February is Black History Month, when we focus on the many contributions African Americans have made to our nation. African-American men have participated in every war and conflict the United States fought here and abroad since the earliest inception of our nation. In 1643, Abraham Pearse was listed on the rolls of men capable of bearing arms in the Plymouth Colony. Crispus Attucks, a former slave, was the first casualty of the Revolutionary War, killed during the Boston Massacre. Lemuel Haynes, an indentured servant and the first African-American Minuteman, enlisted in the Revolutionary War after earning his freedom. African Americans have worn the cloth of the nation in all wars and conflicts throughout our history, bravely fighting enemies abroad and racism at home.
Fifty years ago, no one could have envisioned an African-American President of the United States. Today, thanks to the Civil Rights Movement and the work of civil rights activists whose struggle brought about a seismic change in race relations throughout the country, African-American children can pursue opportunities denied to their parents and grandparents.
Despite these seismic changes, health disparities continue to plague people of color. Culturally, African Americans struggle with higher rates of hypertension, high cholesterol and diabetes, the trifecta of risk factors for heart disease and stroke. African Americans are also disproportionately affected by obesity. Additionally, African-American women are more than twice as likely to die of cervical cancer than are white women, and they are more likely to die of breast cancer than women of any other racial group, according to the Centers for Disease Control and Prevention’s Office of Minority Health & Health Disparities. While African Americans comprise nearly 26 percent of the population, they account for 66 percent of adult HIV-AIDS cases. These issues are much bigger than genetics, and they cost the nation almost $1.24 trillion every four years.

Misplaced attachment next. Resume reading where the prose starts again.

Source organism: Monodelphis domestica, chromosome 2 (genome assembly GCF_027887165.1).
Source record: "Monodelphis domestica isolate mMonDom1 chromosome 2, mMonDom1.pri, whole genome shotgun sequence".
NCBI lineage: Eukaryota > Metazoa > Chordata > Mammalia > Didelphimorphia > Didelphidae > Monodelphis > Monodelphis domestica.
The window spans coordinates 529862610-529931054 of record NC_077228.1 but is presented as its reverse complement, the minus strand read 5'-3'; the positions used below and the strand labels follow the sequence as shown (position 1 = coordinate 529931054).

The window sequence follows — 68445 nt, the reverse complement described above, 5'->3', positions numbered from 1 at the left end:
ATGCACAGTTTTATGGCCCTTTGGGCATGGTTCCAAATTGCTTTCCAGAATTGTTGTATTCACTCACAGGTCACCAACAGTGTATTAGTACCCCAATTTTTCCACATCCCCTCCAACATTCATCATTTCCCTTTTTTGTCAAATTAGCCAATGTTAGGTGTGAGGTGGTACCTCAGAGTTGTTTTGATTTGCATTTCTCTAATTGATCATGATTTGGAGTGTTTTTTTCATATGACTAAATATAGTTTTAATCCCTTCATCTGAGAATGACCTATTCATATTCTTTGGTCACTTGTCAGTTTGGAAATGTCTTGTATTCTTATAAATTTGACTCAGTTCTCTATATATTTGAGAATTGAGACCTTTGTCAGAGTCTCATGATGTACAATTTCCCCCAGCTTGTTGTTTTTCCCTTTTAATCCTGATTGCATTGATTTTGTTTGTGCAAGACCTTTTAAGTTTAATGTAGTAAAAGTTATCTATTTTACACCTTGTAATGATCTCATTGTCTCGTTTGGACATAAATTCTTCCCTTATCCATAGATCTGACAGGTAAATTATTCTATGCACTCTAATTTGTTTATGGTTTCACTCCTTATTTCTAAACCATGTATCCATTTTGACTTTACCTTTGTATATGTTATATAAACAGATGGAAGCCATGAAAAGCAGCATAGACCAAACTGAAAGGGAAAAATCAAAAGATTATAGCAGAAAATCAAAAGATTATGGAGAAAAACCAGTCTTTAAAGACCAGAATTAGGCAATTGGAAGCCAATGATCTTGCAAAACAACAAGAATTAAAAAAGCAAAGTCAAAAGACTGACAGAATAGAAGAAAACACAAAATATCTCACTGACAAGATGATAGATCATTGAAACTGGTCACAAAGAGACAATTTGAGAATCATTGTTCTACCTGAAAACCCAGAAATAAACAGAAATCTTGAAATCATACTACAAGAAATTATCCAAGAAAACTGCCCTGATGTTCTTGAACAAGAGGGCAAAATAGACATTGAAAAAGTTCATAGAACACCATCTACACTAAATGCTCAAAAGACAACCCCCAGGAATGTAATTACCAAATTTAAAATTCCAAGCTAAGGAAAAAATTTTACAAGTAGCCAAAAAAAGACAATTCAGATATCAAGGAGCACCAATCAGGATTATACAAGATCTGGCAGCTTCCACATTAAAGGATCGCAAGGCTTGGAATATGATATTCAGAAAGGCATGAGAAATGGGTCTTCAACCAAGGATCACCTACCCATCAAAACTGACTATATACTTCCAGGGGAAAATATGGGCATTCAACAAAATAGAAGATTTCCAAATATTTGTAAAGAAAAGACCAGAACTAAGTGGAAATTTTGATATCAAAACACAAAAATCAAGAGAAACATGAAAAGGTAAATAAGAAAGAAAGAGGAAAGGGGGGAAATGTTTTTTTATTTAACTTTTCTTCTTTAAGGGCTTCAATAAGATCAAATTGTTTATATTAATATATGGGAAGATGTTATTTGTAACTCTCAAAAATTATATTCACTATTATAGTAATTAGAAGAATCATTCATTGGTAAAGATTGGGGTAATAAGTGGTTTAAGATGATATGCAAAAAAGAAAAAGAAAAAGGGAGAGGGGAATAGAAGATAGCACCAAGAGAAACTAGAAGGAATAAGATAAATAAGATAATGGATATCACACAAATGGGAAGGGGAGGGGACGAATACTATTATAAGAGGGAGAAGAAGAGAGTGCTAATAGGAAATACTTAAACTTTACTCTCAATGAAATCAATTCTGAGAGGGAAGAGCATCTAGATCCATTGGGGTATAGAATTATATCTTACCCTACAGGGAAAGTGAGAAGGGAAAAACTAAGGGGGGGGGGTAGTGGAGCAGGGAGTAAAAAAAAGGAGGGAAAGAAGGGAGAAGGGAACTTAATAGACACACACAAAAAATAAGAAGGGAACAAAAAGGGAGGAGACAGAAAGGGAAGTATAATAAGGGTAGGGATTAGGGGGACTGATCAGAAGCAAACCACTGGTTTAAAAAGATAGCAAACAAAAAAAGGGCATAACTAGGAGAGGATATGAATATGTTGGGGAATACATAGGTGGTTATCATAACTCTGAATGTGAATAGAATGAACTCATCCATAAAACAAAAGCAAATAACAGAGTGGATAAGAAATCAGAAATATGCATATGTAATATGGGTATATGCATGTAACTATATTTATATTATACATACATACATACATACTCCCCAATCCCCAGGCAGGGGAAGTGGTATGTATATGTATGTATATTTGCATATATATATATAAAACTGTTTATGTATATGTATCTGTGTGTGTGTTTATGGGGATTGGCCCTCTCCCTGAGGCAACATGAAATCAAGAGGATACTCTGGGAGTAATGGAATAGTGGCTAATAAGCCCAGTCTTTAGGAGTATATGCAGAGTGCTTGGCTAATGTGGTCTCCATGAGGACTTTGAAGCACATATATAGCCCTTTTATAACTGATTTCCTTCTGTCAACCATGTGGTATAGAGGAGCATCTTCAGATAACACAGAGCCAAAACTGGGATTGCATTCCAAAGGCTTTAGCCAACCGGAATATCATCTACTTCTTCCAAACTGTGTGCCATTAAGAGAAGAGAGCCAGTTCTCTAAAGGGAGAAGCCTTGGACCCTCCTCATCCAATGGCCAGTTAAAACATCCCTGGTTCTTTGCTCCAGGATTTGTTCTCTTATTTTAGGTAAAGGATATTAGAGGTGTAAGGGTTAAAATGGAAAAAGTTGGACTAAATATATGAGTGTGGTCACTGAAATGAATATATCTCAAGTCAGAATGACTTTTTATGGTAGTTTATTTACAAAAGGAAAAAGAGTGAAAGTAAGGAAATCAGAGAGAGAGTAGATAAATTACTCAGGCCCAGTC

The VA Maryland Health Care System is committed to delivering safe, quality and compassionate health care to all Veterans, regardless of gender, race, ethnicity, sexual orientation, education, or disability. We strive to address the internal barriers to health and wellness in ways that encourage Veterans to participate in their treatment plan by focusing on prevention and patient education to confront denial, increase health literacy, and help change cultural norms that enable patients to change eating habits, increase activity levels and quit smoking.
Dr. Martin Luther King’s boldly shared dream envisioned everyone being treated with dignity and respect. By embracing and celebrating his dream, we can lead the world, as King said, “rising above the narrow confines of individualistic concerns to the broader concerns of all humanity.”
All Marylanders can salute and honor the men and women who served in the armed forces by making sure that they are receiving the services they need and deserve. If you know a Veteran who needs assistance, please encourage them to enroll for VA health care by visiting any VA Maryland Health Care System facility throughout the state, by contacting our Enrollment Center at 1-800-463-6295, ext. 7324, or by visiting our website at www.maryland.va.gov and clicking on “Become a Patient.” Our Veterans served, and it is now our turn to serve them. As a U.S. Navy Veteran, I can attest this is a duty we take very seriously.
Dr. Adam M. Robinson Jr., acting director, VA Maryland Health Care System